At the time I thought, “Well, now, that’s over and I can begin to write.” But the book wouldn’t follow my planned table of contents or detailed outline. Why? Because:
- The word “soul” in the title kept steering the book toward talking about the evolution of your soul.
- The word “activate” in the subtitle became a lengthy treatise on the power of questions to open the unconscious mind, including questions that work and questions that don’t.
- The word “listen” magically attracted experts on compassionate listening that were nowhere to be found in my original proposal.
- And the word “voice” simply took over the entire project. The Voice became the focus and fulcrum of every page
When I finished the manuscript and looked back at my original proposal, I hoped Conari wouldn’t mind that I had not written the book I proposed. I’d written something much bigger and mightier. I’d written a book I adored.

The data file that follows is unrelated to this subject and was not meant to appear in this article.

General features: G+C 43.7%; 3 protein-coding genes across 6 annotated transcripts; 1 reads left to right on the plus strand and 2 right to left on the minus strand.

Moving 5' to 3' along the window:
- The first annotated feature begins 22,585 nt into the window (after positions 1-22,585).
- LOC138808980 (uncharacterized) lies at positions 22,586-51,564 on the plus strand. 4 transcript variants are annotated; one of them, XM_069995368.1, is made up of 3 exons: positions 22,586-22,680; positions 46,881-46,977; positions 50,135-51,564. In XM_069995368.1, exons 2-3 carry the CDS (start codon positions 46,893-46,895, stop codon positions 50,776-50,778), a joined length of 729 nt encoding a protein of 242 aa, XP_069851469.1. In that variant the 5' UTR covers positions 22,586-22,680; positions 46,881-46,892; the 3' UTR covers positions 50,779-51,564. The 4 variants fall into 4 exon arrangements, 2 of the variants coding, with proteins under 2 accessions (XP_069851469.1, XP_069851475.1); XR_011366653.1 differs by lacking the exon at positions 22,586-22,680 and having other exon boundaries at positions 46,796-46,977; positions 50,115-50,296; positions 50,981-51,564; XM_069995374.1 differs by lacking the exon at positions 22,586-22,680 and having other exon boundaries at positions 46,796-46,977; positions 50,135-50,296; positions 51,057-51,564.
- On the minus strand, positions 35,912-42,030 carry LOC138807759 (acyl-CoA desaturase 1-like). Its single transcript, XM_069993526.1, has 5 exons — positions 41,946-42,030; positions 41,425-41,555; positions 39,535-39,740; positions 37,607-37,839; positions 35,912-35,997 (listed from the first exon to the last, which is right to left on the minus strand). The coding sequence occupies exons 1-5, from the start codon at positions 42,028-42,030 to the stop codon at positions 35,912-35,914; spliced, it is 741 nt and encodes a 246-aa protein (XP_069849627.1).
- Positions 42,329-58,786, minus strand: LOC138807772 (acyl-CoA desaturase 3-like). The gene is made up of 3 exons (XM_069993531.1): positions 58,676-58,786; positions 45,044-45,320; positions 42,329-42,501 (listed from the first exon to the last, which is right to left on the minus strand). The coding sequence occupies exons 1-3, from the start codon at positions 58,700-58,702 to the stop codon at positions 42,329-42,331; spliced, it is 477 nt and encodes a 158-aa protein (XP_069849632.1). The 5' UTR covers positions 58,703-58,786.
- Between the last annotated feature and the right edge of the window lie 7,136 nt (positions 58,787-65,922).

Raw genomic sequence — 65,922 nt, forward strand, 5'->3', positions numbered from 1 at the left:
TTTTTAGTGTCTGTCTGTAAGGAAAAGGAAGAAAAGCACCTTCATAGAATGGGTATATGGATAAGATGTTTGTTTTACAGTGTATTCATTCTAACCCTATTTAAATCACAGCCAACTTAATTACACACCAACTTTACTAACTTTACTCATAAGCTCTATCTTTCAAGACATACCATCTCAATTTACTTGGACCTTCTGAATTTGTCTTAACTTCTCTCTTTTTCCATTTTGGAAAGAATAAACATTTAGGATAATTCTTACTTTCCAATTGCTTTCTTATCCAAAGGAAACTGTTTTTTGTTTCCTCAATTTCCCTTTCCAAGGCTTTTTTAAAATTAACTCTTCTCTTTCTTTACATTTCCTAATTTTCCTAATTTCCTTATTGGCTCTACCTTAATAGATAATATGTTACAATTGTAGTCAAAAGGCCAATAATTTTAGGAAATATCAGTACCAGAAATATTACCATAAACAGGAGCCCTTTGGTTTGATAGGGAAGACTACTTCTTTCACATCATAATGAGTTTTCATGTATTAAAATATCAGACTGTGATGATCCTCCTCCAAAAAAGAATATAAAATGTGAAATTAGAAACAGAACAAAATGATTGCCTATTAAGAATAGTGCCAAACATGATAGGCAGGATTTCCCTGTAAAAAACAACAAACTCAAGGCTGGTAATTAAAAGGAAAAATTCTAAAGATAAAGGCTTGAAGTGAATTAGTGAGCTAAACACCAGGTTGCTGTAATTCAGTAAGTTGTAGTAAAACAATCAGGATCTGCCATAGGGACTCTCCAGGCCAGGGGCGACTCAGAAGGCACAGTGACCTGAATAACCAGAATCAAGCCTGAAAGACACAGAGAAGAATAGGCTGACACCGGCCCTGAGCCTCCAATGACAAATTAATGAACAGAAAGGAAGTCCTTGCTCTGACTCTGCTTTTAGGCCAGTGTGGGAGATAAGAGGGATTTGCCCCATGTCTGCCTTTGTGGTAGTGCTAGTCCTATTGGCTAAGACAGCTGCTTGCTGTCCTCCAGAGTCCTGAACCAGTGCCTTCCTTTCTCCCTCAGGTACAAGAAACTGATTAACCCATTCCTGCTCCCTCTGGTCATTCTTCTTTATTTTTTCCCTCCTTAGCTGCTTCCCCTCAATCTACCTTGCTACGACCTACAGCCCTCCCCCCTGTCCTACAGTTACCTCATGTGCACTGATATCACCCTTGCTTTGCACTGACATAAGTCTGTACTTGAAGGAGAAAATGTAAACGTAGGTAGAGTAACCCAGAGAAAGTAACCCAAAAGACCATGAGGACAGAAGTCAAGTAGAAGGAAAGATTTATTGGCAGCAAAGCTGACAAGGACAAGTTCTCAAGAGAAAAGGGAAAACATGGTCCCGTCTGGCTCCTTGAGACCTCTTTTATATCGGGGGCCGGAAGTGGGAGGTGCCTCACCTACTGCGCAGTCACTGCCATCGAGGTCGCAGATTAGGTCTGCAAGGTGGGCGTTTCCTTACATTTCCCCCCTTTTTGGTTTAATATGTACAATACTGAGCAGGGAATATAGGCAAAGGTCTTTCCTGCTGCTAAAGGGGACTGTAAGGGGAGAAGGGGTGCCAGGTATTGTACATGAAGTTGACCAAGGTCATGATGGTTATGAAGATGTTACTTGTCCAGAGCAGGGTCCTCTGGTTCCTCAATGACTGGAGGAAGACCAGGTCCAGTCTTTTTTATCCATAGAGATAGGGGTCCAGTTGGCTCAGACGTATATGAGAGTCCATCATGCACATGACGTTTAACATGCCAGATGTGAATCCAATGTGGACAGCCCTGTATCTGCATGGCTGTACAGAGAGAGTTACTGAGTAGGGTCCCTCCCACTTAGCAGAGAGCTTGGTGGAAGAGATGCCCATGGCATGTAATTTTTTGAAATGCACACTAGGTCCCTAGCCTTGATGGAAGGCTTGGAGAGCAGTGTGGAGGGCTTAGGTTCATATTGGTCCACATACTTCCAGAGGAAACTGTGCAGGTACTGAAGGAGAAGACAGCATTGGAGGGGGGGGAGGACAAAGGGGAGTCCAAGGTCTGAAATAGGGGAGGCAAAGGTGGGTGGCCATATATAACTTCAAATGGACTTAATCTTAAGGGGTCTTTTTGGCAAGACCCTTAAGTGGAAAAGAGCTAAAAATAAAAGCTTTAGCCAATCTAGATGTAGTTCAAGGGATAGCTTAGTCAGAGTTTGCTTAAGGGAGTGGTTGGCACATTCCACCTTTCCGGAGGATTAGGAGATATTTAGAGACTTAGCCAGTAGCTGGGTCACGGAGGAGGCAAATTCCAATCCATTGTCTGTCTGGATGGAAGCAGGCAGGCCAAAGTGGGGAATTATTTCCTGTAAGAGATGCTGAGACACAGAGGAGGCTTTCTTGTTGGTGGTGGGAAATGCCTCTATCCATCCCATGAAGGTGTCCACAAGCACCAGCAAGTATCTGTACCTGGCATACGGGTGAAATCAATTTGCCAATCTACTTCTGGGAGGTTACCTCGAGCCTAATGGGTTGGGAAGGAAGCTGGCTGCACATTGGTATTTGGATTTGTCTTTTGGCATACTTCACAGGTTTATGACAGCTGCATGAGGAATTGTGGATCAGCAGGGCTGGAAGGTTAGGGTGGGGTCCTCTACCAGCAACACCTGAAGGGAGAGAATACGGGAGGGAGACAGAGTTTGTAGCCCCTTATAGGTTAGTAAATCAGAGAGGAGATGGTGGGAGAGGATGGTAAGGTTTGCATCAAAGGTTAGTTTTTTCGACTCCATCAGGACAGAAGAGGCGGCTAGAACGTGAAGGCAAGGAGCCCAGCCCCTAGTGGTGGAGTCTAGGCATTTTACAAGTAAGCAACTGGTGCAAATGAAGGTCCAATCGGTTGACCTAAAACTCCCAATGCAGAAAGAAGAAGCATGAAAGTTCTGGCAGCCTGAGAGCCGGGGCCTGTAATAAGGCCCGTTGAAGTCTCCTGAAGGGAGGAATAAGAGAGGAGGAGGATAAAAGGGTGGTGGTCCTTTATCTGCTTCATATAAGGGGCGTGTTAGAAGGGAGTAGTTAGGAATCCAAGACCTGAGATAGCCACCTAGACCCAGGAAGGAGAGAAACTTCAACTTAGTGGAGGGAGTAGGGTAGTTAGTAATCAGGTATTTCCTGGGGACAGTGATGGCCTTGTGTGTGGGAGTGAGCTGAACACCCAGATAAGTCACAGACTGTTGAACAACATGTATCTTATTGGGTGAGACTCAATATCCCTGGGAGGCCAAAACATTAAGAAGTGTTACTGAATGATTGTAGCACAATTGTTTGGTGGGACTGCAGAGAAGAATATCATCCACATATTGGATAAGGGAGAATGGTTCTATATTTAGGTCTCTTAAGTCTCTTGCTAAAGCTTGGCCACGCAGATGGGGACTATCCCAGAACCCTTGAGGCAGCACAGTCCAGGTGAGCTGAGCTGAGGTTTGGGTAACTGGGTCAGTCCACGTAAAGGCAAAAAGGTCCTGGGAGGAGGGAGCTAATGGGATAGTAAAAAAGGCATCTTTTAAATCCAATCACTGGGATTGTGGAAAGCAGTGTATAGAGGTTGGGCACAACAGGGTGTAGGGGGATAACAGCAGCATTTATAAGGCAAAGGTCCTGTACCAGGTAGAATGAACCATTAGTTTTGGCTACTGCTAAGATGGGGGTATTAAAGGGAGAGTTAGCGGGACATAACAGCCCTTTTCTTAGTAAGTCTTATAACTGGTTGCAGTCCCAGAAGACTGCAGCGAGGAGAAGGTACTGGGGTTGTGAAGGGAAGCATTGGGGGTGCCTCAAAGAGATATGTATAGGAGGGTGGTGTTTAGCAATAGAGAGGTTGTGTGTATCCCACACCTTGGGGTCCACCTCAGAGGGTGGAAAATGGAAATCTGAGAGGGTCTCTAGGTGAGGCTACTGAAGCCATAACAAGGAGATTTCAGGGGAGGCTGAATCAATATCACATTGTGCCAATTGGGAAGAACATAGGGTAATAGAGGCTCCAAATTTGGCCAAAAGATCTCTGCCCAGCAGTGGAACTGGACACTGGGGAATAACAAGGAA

So what does the title of my book have to do with naming my year? Everything. I have experienced the magnetic power of a name. I saw firsthand how the name brought forth ideas, research, questions and even people. (How did it do that?) If the name worked so powerfully for my book, why wouldn’t it work equally well for my year?
After my card readings, I went back to my office and made a vision board. On it I drew myself on a horse leaping through air effortlessly, gathering all the accolades, publicity and success I want for Writing Down Your Soul. I pasted on book reviews, and sales standings, and magazines, and radio and TV shows. I described my perfect readers, agent and next contracts. I stood back and looked at it and smiled. Then I added the crowning touch. At the bottom, I glued on my name for 2008: My Abundant, Unstoppable, Leap of Faith Year.
I’m with Jan Johnson: Get the name first. When you name it, it will come.